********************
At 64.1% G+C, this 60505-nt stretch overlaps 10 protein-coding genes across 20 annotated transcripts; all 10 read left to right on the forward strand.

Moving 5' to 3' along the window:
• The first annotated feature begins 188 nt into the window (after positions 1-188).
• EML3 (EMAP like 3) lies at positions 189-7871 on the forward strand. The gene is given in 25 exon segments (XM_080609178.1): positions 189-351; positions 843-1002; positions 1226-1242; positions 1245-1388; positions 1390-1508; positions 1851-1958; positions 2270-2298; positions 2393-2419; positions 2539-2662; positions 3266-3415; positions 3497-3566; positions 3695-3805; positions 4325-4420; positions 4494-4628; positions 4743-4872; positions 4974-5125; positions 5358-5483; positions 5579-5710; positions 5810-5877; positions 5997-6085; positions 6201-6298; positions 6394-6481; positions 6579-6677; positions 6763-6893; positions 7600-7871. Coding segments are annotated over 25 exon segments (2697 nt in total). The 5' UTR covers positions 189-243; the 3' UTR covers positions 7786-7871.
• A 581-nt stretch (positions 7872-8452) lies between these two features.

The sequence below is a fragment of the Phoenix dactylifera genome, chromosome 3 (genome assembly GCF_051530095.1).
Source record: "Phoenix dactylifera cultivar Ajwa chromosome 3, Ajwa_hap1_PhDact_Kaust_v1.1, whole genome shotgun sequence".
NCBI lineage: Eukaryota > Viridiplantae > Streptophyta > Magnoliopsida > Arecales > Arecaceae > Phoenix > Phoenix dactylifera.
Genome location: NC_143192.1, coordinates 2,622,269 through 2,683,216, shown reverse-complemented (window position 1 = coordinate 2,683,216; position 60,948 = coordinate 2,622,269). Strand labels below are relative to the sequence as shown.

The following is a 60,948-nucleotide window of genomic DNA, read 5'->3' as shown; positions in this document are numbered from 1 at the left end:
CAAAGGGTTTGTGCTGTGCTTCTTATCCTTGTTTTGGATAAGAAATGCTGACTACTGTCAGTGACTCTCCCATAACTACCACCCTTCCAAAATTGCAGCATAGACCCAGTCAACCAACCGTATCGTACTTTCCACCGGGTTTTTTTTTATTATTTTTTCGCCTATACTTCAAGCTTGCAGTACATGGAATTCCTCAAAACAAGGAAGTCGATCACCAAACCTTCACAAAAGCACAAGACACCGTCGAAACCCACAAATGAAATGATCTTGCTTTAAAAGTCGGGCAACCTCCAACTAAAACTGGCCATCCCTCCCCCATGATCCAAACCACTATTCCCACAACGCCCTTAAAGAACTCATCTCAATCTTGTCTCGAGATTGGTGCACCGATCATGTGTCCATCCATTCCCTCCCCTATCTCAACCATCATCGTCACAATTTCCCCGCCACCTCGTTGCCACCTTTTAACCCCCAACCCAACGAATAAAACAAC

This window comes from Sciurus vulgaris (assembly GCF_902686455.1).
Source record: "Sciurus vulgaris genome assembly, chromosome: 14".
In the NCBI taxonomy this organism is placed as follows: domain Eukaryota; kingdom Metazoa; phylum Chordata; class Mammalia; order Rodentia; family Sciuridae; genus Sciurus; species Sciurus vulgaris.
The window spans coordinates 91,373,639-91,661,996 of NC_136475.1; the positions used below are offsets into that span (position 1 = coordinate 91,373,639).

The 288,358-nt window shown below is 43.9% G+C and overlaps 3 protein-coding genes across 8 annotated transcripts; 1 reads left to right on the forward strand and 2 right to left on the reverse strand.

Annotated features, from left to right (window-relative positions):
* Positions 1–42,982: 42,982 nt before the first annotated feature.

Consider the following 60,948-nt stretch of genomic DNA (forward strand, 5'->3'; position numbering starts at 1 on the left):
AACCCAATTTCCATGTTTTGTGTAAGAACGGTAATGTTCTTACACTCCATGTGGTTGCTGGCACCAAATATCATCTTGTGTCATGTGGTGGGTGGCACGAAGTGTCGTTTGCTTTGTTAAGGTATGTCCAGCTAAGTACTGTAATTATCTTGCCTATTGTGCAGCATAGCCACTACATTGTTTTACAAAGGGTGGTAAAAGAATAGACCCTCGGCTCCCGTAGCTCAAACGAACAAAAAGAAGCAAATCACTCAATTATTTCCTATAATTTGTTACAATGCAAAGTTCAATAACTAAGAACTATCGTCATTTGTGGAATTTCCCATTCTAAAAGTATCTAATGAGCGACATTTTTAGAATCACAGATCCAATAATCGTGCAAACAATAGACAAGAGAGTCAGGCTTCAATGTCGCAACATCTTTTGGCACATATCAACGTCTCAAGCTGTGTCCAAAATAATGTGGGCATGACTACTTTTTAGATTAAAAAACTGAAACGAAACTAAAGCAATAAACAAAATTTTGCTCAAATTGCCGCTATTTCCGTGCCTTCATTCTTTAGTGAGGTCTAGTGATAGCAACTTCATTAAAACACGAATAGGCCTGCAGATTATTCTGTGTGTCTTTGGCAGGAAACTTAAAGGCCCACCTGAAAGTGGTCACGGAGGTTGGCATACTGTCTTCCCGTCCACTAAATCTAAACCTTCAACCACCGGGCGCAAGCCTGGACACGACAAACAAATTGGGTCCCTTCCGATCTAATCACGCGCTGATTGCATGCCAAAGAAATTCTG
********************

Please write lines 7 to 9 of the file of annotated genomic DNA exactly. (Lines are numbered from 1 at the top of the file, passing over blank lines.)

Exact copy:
Source record: "Phoenix dactylifera cultivar Ajwa chromosome 3, Ajwa_hap1_PhDact_Kaust_v1.1, whole genome shotgun sequence".
NCBI lineage: Eukaryota > Viridiplantae > Streptophyta > Magnoliopsida > Arecales > Arecaceae > Phoenix > Phoenix dactylifera.
Genome location: NC_143192.1, coordinates 2,622,269 through 2,683,216, shown reverse-complemented (window position 1 = coordinate 2,683,216; position 60,948 = coordinate 2,622,269). Strand labels below are relative to the sequence as shown.